Abstract: Mud Volcanoes in the Gulf of Mexico: A Mechanism for Mixing Sediments of Different Ages in Slope Environments
Barry Kohl, Harry H. Roberts
The extrusion of older, unconsolidated sediments onto the seafloor during the Quaternary is one explanation for frequent occurrences of displaced fossil microfaunas encountered at depth in wells drilled on the flanks of salt diapirs in the slope environment. Samples from mud volcanoes were collected in 1992 and 1993 for foraminiferal studies by the Johnson Sea-Link I & II manned submersible on the Louisiana continental slope. Age dating by use of planktonic foraminifera has shown that sediments ranging in age from middle Miocene to Pleistocene are being deposited on the modern seafloor by active mud vents/volcanoes. These sediments, when buried by modern pelagic or terrigenous clastics, would be anomalous when encountered in coreholes or exploratory wells.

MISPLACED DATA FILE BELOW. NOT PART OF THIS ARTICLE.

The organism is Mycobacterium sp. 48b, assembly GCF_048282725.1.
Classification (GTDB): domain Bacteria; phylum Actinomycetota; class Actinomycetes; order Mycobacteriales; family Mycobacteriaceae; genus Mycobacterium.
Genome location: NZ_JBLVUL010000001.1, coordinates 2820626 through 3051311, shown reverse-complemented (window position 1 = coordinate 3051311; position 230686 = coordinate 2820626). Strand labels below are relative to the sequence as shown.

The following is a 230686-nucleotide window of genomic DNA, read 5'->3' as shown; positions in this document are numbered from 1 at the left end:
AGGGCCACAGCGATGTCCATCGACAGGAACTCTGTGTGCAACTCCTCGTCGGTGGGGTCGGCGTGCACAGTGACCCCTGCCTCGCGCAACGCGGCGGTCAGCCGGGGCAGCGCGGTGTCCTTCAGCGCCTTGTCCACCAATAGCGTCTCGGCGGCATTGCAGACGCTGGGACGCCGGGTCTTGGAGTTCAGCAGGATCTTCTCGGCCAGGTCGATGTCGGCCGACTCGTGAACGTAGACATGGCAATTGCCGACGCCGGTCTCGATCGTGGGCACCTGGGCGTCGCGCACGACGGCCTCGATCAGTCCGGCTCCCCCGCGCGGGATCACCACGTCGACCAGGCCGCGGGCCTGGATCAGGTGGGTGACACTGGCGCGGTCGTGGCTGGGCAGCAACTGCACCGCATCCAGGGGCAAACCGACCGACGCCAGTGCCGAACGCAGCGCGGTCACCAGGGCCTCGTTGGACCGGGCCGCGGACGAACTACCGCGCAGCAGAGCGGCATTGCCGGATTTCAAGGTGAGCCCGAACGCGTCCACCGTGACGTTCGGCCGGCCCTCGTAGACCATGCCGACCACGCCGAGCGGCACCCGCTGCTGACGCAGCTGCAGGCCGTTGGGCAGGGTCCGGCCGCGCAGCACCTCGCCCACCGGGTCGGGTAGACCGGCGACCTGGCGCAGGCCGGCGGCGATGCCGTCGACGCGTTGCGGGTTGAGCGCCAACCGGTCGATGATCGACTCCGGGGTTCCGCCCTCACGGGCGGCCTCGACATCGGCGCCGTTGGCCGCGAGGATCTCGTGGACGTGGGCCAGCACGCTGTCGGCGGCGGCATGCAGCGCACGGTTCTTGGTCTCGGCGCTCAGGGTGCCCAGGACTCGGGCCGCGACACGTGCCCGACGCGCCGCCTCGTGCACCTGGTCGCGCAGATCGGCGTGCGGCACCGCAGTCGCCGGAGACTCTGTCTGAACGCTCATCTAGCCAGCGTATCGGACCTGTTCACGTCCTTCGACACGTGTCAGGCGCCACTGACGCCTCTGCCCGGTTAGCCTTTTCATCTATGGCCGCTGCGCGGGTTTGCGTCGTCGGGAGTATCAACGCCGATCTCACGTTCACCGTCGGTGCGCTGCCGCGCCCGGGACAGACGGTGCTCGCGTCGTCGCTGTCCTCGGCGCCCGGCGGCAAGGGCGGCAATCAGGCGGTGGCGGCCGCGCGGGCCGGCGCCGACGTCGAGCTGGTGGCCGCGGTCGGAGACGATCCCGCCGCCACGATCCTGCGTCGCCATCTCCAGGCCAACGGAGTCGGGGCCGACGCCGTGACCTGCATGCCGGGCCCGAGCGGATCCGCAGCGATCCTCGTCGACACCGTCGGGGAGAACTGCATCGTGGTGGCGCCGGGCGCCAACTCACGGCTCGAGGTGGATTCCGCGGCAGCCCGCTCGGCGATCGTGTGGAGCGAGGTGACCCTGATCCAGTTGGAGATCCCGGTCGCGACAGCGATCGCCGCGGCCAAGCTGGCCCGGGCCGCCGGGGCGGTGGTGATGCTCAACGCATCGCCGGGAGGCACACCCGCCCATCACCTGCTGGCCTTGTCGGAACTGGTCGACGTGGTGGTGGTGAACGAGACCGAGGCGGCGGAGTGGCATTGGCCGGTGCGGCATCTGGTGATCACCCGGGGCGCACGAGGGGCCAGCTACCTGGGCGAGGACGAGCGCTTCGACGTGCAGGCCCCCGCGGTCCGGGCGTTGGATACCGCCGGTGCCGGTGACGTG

Vents, as shown by seismic sections, are associated with faults which provide the connection to older subsurface fine-grained sediments that are: 1) mobilized by gas and fluids, 2) carried to the surface, and 3) ejected onto the seafloor to form mud volcanoes.
The mud volcanoes in this study are in water depths ranging from 300 to 690 meters located in Garden Banks Block 382, Green Canyon Blocks 143 and 272, and Mississippi Canyon Block 929. This study is part of an ongoing investigation of the geology around cold-water vents which support chemosynthetic faunal communities in the Gulf of Mexico. These preliminary results have important implications for age dating subsurface sediments encountered in wells and coreholes on the continental slope.
AAPG Search and Discovery Article #90955©1995 GCAGS 45th Annual Meeting and Gulf Section SEPM, Baton Rouge, Louisiana